From Blakey to Brown, Como to Costa, Eckstine to Eldridge, Galbraith to Garner, Harris to Hines, Horne to Hyman, Jamal to Jefferson, Kelly to Klook; Mancini to Marmarosa, May to Mitchell, Negri to Nestico, Parlanto Ponder, Reed to Ruther, Strayhorn to Sullivan, Turk to Turrentine, Wade to Williams… the forthcoming publication Treasury of Pittsburgh Jazz Connections by Dr. Nelson Harrison and Dr. Ralph Proctor, Jr. will document the legacy of one of the world’s greatest jazz capitals.
Do you want to know who Dizzy Gillespie idolized? Did you ever wonder who inspired Kenny Clarke and Art Blakey? Who was the pianist that mentored Monk, Bud Powell, Tad Dameron, Elmo Hope, Sarah Vaughan and Mel Torme? Who was Art Tatum’s idol and Nat Cole’s mentor? What musical quartet pioneered the concept adopted later by the Modern Jazz Quartet? Were you ever curious to know who taught saxophone to Stanley Turrentine or who taught piano to Ahmad Jamal? What community music school trained Robert McFerrin, Sr. for his history-making debut with the Metropolitan Opera? What virtually unknown pianist was a significant influence on young John Coltrane, Shirley Scott, McCoy Tyner, Bobby Timmons and Ray Bryant when he moved to Philadelphia from Pittsburgh in the 1940s? Would you be surprised to know that Erroll Garner attended classes at the Julliard School of Music in New York and was at the top of his class in writing and arranging proficiency?
Some answers can be gleaned from the postings on the Pittsburgh Jazz Network.
For almost 100 years the Pittsburgh region has been a metacenter of jazz originality that is second to no other in the history of jazz. One of the best kept secrets in jazz folklore, the Pittsburgh Jazz Legacy has heretofore remained mythical. We have dubbed it “the greatest story never told” since it has not been represented in writing before now in such a way as to be accessible to anyone seeking to know more about it. When it was happening, little did we know how priceless the memories would become when the times were gone.
Today jazz is still king in Pittsburgh, with events, performances and activities happening all the time. The Pittsburgh Jazz Network is dedicated to celebrating and showcasing the places, artists and fans that carry on the legacy of Pittsburgh's jazz heritage.
Brought to you by Glenn Miller Productions, Inc., the owner and operator of The World Famous Glenn Miller Orchestra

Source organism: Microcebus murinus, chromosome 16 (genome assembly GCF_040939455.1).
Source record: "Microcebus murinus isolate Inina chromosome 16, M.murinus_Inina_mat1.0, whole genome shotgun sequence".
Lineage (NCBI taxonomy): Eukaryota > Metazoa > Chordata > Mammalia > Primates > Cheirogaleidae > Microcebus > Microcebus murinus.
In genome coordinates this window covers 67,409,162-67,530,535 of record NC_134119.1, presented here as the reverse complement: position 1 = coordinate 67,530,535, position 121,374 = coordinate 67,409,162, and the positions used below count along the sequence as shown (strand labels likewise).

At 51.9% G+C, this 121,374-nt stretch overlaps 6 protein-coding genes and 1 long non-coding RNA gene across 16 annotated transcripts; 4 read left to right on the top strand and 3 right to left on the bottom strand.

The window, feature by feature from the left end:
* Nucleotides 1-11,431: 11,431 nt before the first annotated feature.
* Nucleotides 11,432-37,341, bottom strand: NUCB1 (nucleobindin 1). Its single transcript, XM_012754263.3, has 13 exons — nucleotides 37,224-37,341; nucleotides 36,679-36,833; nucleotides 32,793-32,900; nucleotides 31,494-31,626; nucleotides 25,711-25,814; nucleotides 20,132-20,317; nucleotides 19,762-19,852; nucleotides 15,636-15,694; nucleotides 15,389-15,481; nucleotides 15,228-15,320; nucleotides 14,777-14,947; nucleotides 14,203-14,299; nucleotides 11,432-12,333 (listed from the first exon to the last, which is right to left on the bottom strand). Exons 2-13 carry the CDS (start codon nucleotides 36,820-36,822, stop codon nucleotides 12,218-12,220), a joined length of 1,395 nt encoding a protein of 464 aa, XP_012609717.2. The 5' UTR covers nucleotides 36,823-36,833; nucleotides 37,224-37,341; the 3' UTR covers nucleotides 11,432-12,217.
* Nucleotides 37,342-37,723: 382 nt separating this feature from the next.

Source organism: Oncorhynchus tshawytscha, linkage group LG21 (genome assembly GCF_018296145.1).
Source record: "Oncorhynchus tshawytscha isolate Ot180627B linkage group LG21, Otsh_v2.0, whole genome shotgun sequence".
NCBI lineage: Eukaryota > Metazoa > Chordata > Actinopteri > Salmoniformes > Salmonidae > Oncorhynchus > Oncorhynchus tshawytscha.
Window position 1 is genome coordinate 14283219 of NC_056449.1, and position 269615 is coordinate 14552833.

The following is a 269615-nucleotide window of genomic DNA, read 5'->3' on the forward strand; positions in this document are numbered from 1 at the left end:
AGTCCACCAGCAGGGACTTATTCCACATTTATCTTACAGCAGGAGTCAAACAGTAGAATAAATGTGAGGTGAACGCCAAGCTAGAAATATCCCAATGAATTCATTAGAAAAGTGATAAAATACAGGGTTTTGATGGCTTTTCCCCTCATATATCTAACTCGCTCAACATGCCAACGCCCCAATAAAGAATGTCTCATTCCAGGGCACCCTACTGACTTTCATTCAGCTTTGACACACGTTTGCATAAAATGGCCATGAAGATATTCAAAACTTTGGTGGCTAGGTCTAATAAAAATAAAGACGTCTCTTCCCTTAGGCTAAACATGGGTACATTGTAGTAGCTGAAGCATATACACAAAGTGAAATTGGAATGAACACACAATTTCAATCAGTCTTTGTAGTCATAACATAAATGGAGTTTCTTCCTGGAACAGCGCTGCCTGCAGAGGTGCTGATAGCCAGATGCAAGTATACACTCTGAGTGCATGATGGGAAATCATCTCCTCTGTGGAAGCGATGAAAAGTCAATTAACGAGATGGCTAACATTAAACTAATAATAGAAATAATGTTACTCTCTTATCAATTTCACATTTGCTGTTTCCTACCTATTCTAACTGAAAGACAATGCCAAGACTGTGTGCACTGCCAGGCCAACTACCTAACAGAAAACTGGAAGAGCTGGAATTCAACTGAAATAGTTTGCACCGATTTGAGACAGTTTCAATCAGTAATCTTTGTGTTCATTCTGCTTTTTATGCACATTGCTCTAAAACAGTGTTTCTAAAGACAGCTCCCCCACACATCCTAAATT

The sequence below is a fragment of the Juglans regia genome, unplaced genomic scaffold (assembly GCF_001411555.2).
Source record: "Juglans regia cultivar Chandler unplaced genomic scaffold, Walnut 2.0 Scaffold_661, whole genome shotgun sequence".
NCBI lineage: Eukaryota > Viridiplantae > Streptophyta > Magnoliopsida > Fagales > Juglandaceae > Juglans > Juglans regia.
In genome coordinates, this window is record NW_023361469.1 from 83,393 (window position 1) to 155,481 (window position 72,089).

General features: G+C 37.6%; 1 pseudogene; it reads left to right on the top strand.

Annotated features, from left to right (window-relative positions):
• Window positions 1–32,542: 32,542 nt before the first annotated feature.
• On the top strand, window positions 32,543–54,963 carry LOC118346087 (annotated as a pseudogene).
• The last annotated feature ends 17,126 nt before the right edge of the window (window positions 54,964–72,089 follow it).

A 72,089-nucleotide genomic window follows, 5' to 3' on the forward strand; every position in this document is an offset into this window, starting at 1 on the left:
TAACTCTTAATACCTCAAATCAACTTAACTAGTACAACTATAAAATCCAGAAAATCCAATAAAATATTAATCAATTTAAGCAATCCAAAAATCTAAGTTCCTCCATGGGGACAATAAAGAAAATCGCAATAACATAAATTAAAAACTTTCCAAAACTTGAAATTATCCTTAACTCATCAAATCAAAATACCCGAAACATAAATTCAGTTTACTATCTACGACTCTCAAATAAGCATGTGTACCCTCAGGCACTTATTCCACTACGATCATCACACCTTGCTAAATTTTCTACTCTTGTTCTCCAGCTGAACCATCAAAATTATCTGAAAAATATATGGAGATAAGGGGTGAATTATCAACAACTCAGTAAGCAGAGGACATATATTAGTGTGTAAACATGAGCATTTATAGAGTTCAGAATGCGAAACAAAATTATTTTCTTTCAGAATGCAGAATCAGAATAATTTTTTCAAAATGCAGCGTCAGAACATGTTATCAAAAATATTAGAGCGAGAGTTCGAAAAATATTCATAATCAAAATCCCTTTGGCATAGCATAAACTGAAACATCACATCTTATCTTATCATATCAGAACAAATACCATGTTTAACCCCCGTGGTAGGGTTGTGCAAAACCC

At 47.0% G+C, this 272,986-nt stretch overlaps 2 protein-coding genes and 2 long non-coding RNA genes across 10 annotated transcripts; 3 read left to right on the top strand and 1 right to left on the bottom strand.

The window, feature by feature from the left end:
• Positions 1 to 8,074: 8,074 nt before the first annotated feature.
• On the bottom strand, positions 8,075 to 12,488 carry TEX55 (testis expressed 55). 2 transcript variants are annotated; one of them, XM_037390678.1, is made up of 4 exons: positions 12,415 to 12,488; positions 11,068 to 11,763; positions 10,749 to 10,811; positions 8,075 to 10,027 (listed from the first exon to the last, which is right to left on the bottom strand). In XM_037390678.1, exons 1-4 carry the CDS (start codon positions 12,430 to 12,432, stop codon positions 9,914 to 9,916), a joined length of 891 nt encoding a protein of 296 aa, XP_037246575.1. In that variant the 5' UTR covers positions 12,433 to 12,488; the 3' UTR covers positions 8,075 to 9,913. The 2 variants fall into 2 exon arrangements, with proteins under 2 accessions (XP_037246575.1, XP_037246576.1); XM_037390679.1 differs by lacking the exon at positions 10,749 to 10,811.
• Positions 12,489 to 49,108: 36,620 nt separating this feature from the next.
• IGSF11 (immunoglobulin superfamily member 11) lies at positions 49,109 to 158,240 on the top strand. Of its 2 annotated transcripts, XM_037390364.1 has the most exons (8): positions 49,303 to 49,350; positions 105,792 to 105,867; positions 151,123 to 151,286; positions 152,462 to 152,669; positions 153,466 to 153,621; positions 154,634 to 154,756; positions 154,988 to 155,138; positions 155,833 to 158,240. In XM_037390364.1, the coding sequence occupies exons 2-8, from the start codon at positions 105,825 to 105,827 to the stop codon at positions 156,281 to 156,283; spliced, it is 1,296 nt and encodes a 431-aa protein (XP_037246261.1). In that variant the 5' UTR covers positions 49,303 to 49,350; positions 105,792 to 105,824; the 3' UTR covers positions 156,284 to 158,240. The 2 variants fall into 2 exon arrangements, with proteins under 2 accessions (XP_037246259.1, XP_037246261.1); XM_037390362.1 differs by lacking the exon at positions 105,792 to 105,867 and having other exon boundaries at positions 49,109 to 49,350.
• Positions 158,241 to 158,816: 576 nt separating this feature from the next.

Big Band Newsletter #090 *********************
As we had announced in our last newsletter, longtime musical director Larry O'Brien of theGlenn Miller Orchestra will retire at the end of this year. There are only a few months left to see Larry once more in his "farewell tour" conducting your favorite band! Please visit theGlenn Miller Orchestrascheduletoday to find a performance scheduled near you.
At this time we are proud to announced that trombonist Gary Tole will be replacing Larry starting January 2011. Gary, the leader of his own groupLegends of Swing, has had a long and illustrious career in the big band world including performances with the orchestras of Harry James, Tex Beneke, Les Brown, Jimmy Dorsey, Woody Herman, Stan Kenton, and many more.
Gary was born and raised in Pittsburgh PA, attended Duquesne University, and in 1978 relocated and made his permanent residence in Southern California. On stage as well as recording, Gary’s smooth but dynamic style placed him in constant demand with such stars as Ray Charles, Frank Sinatra, Ella Fitzgerald, Sarah Vaughn, Rosemary Clooney, Johnny Mathis, Bernadette Peters, Kenny Rogers, Rita Moreno, Melissa Manchester, James Ingram, Peter Cetera, and Phil Collins. He has been seen and heard on numerous television programs backing great performers such as Diana Ross, Sammy Davis, Bob Hope, Pia Zadora, Sheena Easton, Peabo Bryson, The Pointer Sisters, and many more. Gary has also spent numerous hours in the recording studios doing record sessions, TV film, jingles, and major motion picture sound tracks. His recent recording with his group Legends of Swing,One Kettle For Count, was nominated for 3 Grammy Awards including Best Large Jazz Ensemble Album, Best Instrumental Composition, and Best Instrumental Arrangement Accompanying Vocalist(s).
In addition to trombone, Gary also plays bass trombone and euphonium. As an active clinician for Yamaha, Gary participated in music education programs as a judge for jazz festivals, band and orchestra festivals, private teaching of the low brass instruments, and traveled throughout the country conducting various clinics.
Upon assuming the musical director position with the Glenn Miller Orchestra, Gary will have come full circle. After attending Duquesne University, he was offered the first trombone chair with the Glenn Miller Orchestra and toured for 4 years under the direction ofJimmy Henderson.
We would like to thank Larry for his many years of friendship and musicianship and wish Gary the very best as the next musical director of the Glenn Miller Orchestra.